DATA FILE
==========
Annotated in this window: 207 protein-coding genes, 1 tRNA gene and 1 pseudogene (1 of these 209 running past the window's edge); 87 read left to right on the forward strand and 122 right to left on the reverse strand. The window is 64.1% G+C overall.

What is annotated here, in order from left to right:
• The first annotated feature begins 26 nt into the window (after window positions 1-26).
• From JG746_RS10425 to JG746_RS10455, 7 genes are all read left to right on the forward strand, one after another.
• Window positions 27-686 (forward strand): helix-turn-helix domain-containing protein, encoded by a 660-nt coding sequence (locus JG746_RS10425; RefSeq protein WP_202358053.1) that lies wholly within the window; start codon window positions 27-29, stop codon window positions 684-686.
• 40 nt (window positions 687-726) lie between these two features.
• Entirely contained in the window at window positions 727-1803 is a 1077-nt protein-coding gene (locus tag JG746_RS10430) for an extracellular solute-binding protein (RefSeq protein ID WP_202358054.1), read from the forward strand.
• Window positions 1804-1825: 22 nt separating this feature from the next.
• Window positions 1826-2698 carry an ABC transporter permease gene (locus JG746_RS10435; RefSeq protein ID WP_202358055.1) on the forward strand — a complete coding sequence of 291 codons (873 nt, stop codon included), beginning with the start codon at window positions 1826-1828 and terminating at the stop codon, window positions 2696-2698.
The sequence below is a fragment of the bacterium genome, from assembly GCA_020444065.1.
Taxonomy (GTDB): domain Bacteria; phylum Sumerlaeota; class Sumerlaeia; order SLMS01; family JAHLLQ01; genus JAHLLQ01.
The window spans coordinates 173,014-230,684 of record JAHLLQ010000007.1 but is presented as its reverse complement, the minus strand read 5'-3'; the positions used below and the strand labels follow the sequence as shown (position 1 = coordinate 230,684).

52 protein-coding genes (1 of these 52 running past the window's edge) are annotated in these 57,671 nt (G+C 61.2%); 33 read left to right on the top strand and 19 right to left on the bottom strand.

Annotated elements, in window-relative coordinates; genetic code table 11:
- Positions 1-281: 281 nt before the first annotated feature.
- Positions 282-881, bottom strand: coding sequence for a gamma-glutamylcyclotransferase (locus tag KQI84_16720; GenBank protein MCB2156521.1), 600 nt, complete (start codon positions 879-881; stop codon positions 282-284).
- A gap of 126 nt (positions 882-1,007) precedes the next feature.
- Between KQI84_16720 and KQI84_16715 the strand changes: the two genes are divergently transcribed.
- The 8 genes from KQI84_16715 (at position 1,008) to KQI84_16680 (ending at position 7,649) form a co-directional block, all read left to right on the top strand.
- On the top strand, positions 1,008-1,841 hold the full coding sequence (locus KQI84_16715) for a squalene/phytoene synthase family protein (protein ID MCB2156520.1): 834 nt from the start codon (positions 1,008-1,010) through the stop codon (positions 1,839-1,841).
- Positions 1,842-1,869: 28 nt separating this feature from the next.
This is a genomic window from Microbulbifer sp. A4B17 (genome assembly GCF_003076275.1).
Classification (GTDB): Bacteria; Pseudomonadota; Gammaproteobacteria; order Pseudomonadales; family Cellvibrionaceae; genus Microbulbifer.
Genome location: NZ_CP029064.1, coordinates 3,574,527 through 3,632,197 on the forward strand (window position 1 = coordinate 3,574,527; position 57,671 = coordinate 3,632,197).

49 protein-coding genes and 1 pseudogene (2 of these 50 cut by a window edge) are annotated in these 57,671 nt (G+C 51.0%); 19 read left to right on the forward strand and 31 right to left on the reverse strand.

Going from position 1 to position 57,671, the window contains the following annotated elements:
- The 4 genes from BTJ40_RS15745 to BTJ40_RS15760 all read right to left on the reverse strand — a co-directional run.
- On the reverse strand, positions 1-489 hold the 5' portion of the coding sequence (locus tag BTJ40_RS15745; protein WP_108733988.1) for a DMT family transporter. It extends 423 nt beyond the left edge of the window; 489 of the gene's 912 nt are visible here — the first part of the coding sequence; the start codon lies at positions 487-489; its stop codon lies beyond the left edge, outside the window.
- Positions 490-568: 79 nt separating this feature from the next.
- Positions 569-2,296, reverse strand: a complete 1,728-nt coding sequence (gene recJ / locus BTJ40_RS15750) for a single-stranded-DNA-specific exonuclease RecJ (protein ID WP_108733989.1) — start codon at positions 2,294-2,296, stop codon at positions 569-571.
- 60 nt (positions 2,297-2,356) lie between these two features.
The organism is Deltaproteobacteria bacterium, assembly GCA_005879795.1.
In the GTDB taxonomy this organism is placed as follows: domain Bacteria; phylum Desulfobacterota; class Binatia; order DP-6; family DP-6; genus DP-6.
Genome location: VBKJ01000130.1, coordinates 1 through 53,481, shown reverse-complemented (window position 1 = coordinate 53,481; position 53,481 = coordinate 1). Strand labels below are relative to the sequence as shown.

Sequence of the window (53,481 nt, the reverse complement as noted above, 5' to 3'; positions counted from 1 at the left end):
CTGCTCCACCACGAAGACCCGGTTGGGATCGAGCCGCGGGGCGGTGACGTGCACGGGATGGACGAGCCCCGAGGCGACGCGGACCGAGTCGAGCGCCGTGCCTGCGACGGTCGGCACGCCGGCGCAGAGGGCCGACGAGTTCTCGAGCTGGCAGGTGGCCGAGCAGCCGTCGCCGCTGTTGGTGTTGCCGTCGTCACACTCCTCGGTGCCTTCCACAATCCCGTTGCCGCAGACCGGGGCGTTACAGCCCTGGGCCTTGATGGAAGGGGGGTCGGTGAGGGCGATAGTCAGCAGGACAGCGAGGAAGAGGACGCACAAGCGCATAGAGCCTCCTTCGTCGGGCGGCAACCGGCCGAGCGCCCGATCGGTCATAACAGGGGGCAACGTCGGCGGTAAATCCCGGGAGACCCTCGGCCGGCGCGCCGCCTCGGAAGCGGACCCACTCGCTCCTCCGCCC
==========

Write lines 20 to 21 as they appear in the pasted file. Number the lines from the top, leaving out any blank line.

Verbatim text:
- On the top strand, positions 1,008-1,841 hold the full coding sequence (locus KQI84_16715) for a squalene/phytoene synthase family protein (protein ID MCB2156520.1): 834 nt from the start codon (positions 1,008-1,010) through the stop codon (positions 1,839-1,841).
- Positions 1,842-1,869: 28 nt separating this feature from the next.